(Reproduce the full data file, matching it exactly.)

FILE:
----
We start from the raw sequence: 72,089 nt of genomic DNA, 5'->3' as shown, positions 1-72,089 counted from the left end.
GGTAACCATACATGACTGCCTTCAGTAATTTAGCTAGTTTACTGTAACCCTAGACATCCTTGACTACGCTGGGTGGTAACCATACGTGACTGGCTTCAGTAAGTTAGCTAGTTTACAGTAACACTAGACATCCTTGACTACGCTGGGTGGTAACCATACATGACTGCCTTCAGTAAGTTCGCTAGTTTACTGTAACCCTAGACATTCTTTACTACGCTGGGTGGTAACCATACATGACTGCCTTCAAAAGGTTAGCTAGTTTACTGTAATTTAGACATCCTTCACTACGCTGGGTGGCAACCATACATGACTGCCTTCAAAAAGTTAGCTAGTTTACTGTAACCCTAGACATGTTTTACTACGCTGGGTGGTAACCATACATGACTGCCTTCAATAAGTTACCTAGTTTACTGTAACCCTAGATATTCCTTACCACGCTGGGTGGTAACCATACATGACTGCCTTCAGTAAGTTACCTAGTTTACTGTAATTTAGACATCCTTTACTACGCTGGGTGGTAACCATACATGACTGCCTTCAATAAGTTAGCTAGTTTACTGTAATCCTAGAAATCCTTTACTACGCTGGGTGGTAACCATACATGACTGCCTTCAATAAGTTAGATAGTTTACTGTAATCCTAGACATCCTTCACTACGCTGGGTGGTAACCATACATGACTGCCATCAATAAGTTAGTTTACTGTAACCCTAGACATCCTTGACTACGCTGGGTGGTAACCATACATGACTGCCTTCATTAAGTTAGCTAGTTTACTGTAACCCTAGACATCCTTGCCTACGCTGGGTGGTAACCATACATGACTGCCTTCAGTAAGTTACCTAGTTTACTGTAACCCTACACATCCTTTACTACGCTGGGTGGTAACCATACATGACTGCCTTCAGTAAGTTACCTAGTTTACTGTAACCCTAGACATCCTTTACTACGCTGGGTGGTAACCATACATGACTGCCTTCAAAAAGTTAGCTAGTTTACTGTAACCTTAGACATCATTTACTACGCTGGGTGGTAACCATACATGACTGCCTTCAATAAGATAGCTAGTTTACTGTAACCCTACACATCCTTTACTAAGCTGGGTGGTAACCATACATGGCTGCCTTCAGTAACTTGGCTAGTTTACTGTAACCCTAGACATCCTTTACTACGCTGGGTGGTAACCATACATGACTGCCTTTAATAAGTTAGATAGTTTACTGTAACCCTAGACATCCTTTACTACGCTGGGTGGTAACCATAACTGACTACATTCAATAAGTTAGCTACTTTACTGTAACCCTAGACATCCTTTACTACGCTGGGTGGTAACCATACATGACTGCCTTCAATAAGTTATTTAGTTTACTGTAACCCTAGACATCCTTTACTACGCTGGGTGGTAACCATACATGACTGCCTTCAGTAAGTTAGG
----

We start from the raw sequence: 72,089 nt of genomic DNA, 5'->3' as shown, positions 1-72,089 counted from the left end.
GGTAACCATACATGACTGCCTTCAGTAATTTAGCTAGTTTACTGTAACCCTAGACATCCTTGACTACGCTGGGTGGTAACCATACGTGACTGGCTTCAGTAAGTTAGCTAGTTTACAGTAACACTAGACATCCTTGACTACGCTGGGTGGTAACCATACATGACTGCCTTCAGTAAGTTCGCTAGTTTACTGTAACCCTAGACATTCTTTACTACGCTGGGTGGTAACCATACATGACTGCCTTCAAAAGGTTAGCTAGTTTACTGTAATTTAGACATCCTTCACTACGCTGGGTGGCAACCATACATGACTGCCTTCAAAAAGTTAGCTAGTTTACTGTAACCCTAGACATGTTTTACTACGCTGGGTGGTAACCATACATGACTGCCTTCAATAAGTTACCTAGTTTACTGTAACCCTAGATATTCCTTACCACGCTGGGTGGTAACCATACATGACTGCCTTCAGTAAGTTACCTAGTTTACTGTAATTTAGACATCCTTTACTACGCTGGGTGGTAACCATACATGACTGCCTTCAATAAGTTAGCTAGTTTACTGTAATCCTAGAAATCCTTTACTACGCTGGGTGGTAACCATACATGACTGCCTTCAATAAGTTAGATAGTTTACTGTAATCCTAGACATCCTTCACTACGCTGGGTGGTAACCATACATGACTGCCATCAATAAGTTAGTTTACTGTAACCCTAGACATCCTTGACTACGCTGGGTGGTAACCATACATGACTGCCTTCATTAAGTTAGCTAGTTTACTGTAACCCTAGACATCCTTGCCTACGCTGGGTGGTAACCATACATGACTGCCTTCAGTAAGTTACCTAGTTTACTGTAACCCTACACATCCTTTACTACGCTGGGTGGTAACCATACATGACTGCCTTCAGTAAGTTACCTAGTTTACTGTAACCCTAGACATCCTTTACTACGCTGGGTGGTAACCATACATGACTGCCTTCAAAAAGTTAGCTAGTTTACTGTAACCTTAGACATCATTTACTACGCTGGGTGGTAACCATACATGACTGCCTTCAATAAGATAGCTAGTTTACTGTAACCCTACACATCCTTTACTAAGCTGGGTGGTAACCATACATGGCTGCCTTCAGTAACTTGGCTAGTTTACTGTAACCCTAGACATCCTTTACTACGCTGGGTGGTAACCATACATGACTGCCTTTAATAAGTTAGATAGTTTACTGTAACCCTAGACATCCTTTACTACGCTGGGTGGTAACCATAACTGACTACATTCAATAAGTTAGCTACTTTACTGTAACCCTAGACATCCTTTACTACGCTGGGTGGTAACCATACATGACTGCCTTCAATAAGTTATTTAGTTTACTGTAACCCTAGACATCCTTTACTACGCTGGGTGGTAACCATACATGACTGCCTTCAGTAAGTTAGG